With Sunday’s conclusion of the US Derby meet, the first 2 teams have been officially eliminated from the 2019 International Swimming League (ISL) season.
The LA Current and Cali Condors on Sunday finalized their tickets to December’s Las Vegas finale, while the DC Trident and New York Breakers concluded their seasons with a riveting 3rd-place battle.
The ISL has brought about a number of dramatic structural and institutional changes to the sport of swimming even after just a few short months of competition. On a smaller-scale view, however, it has changed our perception of what a global superstar in swimming can look like. Athletes who haven’t received much attention for their international careers, including from the ISL itself, have turned into stars in this format.
The reasons for this morphing varies depending on the athlete. For some, the ISL might simply coincide with a breakout in their careers. For others, they might specialize in 50 meter races that aren’t held in the Olympics but that carry full points in the ISL format. For others still, they might carry a special ability to ‘race’ full speed multiple times in a session at a level relative to their peers that doesn’t show up over an 8 day World Championship or Olympic Games.
For others the explanation is more simple: they are very good in short course, and short course meters are now getting more attention than they have in recent memory (as is evidenced by Adam Peaty going from “short course is dead to me” to “all-in” on the ISL and the London Roar).
We knew that Caeleb Dressel would be a huge point scorer, which he’s proven with 2 MVP trophies already. We knew that Tom Shields, with underwaters that were once arguably the best in the world, would be big, in spite of the up-and-down ride he’s had in long course. Lilly King’s breaststrokes and Melanie Margalis’ versatility were bound to pay off big in this format, and the Michael Andrew that we saw in College Park is the Michael Andrew we’ve been expecting all along.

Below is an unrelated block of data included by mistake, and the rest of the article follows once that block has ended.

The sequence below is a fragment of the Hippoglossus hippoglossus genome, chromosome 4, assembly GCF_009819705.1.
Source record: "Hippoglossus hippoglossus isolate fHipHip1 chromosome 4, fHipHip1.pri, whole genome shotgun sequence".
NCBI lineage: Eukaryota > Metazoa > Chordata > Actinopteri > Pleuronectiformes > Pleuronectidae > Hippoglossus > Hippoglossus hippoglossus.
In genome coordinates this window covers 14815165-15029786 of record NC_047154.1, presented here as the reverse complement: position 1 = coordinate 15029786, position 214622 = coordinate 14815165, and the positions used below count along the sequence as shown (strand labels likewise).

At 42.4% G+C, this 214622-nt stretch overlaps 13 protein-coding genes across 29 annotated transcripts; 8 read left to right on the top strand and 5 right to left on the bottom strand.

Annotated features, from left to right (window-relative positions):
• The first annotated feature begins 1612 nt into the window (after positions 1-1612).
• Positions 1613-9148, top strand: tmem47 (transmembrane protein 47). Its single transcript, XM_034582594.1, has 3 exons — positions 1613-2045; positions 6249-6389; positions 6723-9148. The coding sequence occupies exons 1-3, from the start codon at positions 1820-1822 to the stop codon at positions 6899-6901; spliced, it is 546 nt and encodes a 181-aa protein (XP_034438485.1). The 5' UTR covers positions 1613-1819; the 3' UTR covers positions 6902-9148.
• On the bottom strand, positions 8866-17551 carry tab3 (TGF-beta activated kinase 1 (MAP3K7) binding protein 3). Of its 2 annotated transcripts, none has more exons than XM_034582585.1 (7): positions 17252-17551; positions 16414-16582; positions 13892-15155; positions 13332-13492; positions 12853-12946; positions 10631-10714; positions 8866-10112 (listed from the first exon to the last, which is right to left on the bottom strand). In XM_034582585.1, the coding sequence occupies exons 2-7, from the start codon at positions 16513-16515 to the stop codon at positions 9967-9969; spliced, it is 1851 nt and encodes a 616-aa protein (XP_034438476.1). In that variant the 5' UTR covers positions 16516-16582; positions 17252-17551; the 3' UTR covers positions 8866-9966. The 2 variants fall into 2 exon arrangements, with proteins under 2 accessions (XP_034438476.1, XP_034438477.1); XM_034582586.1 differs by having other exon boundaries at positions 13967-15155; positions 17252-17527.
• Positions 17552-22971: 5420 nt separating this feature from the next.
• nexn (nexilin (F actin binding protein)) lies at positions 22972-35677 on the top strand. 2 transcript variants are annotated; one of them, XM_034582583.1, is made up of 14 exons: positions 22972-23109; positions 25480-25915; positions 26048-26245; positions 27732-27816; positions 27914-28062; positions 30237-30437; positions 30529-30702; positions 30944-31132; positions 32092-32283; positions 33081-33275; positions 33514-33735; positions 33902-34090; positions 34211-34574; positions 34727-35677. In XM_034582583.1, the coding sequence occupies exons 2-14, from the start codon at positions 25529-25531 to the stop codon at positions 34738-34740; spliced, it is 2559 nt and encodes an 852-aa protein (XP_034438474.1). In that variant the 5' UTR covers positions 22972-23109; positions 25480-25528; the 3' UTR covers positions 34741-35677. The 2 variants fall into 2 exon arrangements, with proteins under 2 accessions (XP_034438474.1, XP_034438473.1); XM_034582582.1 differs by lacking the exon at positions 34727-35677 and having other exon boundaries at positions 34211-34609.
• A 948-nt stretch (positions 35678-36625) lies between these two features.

But below, we look at a list of 5 swimmers from American teams who have been brilliant for their teams in this format and who, at least in periods where the ISL is the dominant force in the sport, must now enter our lexicons as bona fied stars.
1. Beryl Gastaldello, LA Current
Beryl Gastaldello, a French swimmer, had a very good college career at Texas A&M, including owning at one point the fastest 50 yard fly in history. But in 2018, she had both her best year in the pool and her toughest year out of the pool as she grappled with depression and anxiety that led to a significant period of time out of the pool. But now, training with the Texas A&M men’s program and their assistant coach Jason Calanog, Gastaldello is back, with a vengeance. She proved in Maryland that she is the best female sprinter on the U.S. side of the bracket by winning the skins race and finishing 2nd in MVP scoring behind only Caeleb Dressel.
She’s capable of winning the 50 or 100 meter versions of backstroke, butterfly, or freestyle at any given meet, and handed multi-race schedules as well as anyone – her 24.46 in the skins final was actually faster than she went 3 minutes earlier in the semi-final. She’s got a big start and big turns, and she said in an interview on Sunday that she thrives on racing even though she hates training. Her road will be tougher in Vegas – there’s a lot more depth in her events among the European teams, and she’ll be coming off 3-straight weekends of training and a trans-Atlantic flight – but she says she’ll rest for the meet. and be ready to take on swimmers like the Campbell sisters, Ranomi Kromowidjojo, and Sarah Sjostrom. If she can come out of that field and make the skins final in the championship event, then the Current might just have a chance of pulling off an improbable league title.
2. Andreas Vazaios, DC Trident
The Greek swimmer Andreas Vazaios was a 2-time national champion in the 200 fly at NC State, but among all events, that’s the one that most rarely translates to international success. In fact, the last NCAA champion in the 200 fly to win a medal of any color in that event at the Olympics was Stephen Parry of Florida State, who won the NCAA title in 1997 and Olympic bronze medal in 2004. Before that, it was SwimSwam co-founder Mel Stewart, who was the 1989 and 1991 NCAA Champion and the 1992 Olympic gold medalist. That’s not a great track record.